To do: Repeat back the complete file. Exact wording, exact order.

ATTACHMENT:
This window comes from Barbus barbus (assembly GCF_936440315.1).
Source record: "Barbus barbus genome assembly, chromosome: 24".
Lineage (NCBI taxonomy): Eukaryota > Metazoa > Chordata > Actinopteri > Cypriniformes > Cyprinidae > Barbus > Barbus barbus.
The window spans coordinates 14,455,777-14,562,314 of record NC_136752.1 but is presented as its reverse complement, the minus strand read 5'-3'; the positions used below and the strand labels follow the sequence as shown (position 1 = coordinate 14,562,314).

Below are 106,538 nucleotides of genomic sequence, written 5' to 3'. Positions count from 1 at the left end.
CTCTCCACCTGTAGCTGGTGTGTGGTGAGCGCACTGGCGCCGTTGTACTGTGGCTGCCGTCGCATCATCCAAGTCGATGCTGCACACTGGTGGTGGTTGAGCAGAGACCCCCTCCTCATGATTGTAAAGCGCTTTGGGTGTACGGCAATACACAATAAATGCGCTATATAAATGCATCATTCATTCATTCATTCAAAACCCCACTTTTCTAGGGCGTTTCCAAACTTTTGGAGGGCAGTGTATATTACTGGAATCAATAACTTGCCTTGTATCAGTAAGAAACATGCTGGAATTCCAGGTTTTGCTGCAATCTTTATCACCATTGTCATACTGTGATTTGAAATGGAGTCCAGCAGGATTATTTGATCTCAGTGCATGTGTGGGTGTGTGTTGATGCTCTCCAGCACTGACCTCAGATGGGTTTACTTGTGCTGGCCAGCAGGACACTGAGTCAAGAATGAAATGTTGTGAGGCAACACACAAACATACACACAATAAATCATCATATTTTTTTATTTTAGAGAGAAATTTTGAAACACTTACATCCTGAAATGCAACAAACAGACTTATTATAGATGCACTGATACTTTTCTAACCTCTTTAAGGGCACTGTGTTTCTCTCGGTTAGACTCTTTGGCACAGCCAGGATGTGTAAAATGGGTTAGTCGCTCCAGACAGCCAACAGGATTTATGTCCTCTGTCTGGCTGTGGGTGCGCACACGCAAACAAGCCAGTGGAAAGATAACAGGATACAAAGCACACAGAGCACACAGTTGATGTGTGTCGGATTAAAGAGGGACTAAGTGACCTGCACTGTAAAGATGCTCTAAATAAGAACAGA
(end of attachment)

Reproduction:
This window comes from Barbus barbus (assembly GCF_936440315.1).
Source record: "Barbus barbus genome assembly, chromosome: 24".
Lineage (NCBI taxonomy): Eukaryota > Metazoa > Chordata > Actinopteri > Cypriniformes > Cyprinidae > Barbus > Barbus barbus.
The window spans coordinates 14,455,777-14,562,314 of record NC_136752.1 but is presented as its reverse complement, the minus strand read 5'-3'; the positions used below and the strand labels follow the sequence as shown (position 1 = coordinate 14,562,314).

Below are 106,538 nucleotides of genomic sequence, written 5' to 3'. Positions count from 1 at the left end.
CTCTCCACCTGTAGCTGGTGTGTGGTGAGCGCACTGGCGCCGTTGTACTGTGGCTGCCGTCGCATCATCCAAGTCGATGCTGCACACTGGTGGTGGTTGAGCAGAGACCCCCTCCTCATGATTGTAAAGCGCTTTGGGTGTACGGCAATACACAATAAATGCGCTATATAAATGCATCATTCATTCATTCATTCAAAACCCCACTTTTCTAGGGCGTTTCCAAACTTTTGGAGGGCAGTGTATATTACTGGAATCAATAACTTGCCTTGTATCAGTAAGAAACATGCTGGAATTCCAGGTTTTGCTGCAATCTTTATCACCATTGTCATACTGTGATTTGAAATGGAGTCCAGCAGGATTATTTGATCTCAGTGCATGTGTGGGTGTGTGTTGATGCTCTCCAGCACTGACCTCAGATGGGTTTACTTGTGCTGGCCAGCAGGACACTGAGTCAAGAATGAAATGTTGTGAGGCAACACACAAACATACACACAATAAATCATCATATTTTTTTATTTTAGAGAGAAATTTTGAAACACTTACATCCTGAAATGCAACAAACAGACTTATTATAGATGCACTGATACTTTTCTAACCTCTTTAAGGGCACTGTGTTTCTCTCGGTTAGACTCTTTGGCACAGCCAGGATGTGTAAAATGGGTTAGTCGCTCCAGACAGCCAACAGGATTTATGTCCTCTGTCTGGCTGTGGGTGCGCACACGCAAACAAGCCAGTGGAAAGATAACAGGATACAAAGCACACAGAGCACACAGTTGATGTGTGTCGGATTAAAGAGGGACTAAGTGACCTGCACTGTAAAGATGCTCTAAATAAGAACAGA